STEAM is not yet as widespread as STEM, which means that many parents and teachers don’t know what it looks like in the classroom. However, the opportunities for using this cross-curricular approach to STEM are endless.
In fact, many STEM activities are STEAM activities in disguise. For instance, this Squishy Circuits toy uses insulating play dough and electronics to teach girls about electricity. The girls can make all sorts of fun shapes and figures while exploring circuitry.
Another STEAM activity that will engage girls is challenging them to write their own scientific poetry. They could write haikus or limericks about famous women scientists or write a poem about a scientific process.
Music, writing, painting, sculpting and photography can all easily be integrated into many of today’s STEM activities for girls. By rebranding STEM as STEAM, teachers and parents can help unlock young girls’ interest in science, technology, engineering and math.
Should STEAM Replace STEM?
STEM vs. STEAM? It should be noted that not every girl needs art to become engaged in STEM. Some enjoy tinkering with electronics or solving complex math equations without needing an art component.
This is one reason why STEM probably won’t replace STEAM anytime soon. However, it’s clear that leaving arts out of STEM education is doing more harm than good for our girls.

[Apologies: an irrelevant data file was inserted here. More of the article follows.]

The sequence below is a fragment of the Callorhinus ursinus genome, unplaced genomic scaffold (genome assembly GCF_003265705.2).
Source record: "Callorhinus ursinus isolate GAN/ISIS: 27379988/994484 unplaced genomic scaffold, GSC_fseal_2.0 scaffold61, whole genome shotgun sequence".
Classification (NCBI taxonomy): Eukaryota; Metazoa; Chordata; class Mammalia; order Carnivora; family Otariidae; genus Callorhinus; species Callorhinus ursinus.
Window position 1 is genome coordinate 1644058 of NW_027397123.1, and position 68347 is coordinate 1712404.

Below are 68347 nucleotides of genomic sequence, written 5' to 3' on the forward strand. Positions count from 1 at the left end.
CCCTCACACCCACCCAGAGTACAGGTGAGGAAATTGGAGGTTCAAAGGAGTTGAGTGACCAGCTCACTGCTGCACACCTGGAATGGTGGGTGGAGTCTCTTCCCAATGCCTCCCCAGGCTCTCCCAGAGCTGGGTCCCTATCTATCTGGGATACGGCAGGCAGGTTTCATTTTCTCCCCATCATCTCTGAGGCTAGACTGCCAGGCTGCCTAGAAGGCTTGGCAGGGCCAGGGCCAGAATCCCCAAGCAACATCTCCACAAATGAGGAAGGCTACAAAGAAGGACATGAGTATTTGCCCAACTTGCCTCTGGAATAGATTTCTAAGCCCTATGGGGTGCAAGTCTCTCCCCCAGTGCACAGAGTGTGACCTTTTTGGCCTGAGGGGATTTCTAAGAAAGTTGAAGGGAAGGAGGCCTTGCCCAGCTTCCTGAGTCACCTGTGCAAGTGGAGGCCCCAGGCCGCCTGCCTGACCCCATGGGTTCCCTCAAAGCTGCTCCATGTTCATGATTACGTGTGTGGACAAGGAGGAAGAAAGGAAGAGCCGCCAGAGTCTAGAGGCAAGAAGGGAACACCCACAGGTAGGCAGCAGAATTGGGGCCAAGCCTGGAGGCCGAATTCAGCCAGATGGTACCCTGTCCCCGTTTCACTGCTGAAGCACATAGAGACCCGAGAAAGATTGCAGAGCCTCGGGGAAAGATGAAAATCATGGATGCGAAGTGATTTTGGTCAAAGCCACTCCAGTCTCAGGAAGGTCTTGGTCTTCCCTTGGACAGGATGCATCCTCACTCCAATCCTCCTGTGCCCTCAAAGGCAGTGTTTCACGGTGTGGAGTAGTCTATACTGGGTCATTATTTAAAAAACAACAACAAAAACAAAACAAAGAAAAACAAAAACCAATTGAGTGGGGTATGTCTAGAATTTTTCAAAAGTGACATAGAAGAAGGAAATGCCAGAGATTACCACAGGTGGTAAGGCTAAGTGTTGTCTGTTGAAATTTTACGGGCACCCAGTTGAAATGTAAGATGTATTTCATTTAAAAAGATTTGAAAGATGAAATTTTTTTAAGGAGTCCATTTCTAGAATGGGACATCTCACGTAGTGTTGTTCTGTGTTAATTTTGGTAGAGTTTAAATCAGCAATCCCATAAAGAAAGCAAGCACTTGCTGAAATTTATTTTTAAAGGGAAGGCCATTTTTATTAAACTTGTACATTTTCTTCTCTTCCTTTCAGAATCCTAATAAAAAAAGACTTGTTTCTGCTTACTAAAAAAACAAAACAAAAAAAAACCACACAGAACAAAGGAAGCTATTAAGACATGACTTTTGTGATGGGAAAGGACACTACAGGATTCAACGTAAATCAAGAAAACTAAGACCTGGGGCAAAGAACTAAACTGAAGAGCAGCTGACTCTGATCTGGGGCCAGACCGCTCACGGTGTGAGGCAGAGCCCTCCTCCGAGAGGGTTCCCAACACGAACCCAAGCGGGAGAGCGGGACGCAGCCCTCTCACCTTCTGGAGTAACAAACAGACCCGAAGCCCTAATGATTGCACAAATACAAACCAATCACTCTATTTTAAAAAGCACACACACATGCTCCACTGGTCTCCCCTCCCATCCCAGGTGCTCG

This is especially true for girls around the age of 15. According to a 2017 Microsoft survey, this is the age when girls start to lose interest in science and technology.
Although researchers aren’t certain why their interest wanes at this age, some suspect that it comes down to lack of female role models and not getting enough real-life experience with STEM subjects.
Integrating art into STEM can help in both cases. Not only can art build confidence in girls and give them the perseverance they need to pursue a career in STEM, it can also give them practical skills which can be applied in the real world.
After two decades of attempting to reduce the gender disparity in STEM, the number of women in STEM occupations remains abysmally low. Based on the latest research, incorporating the arts into STEM education may be the answer to encouraging more girls into STEM fields.
Currently, STEM lacks art and creativity. It’s not that STEAM is necessarily better than STEM, but that it has a wider appeal to girls whose interests may not be sparked by traditional methods.
By allowing girls to see and explore the creative side of STEM, we could finally make significant strides in getting girls to enter STEM fields.
ABOUT THE AUTHOR
Kate Began serves as the Sales & Marketing Manager for Polycase. Kate oversees the customer service representatives, assists with product development and leads the marketing efforts from the Avon, Ohio headquarters. Kate holds a Business degree from Babson College in Wellesley, Massachusetts. Before joining Polycase, Kate was an investment banking analyst. Kate is an avid Cleveland Indians fan.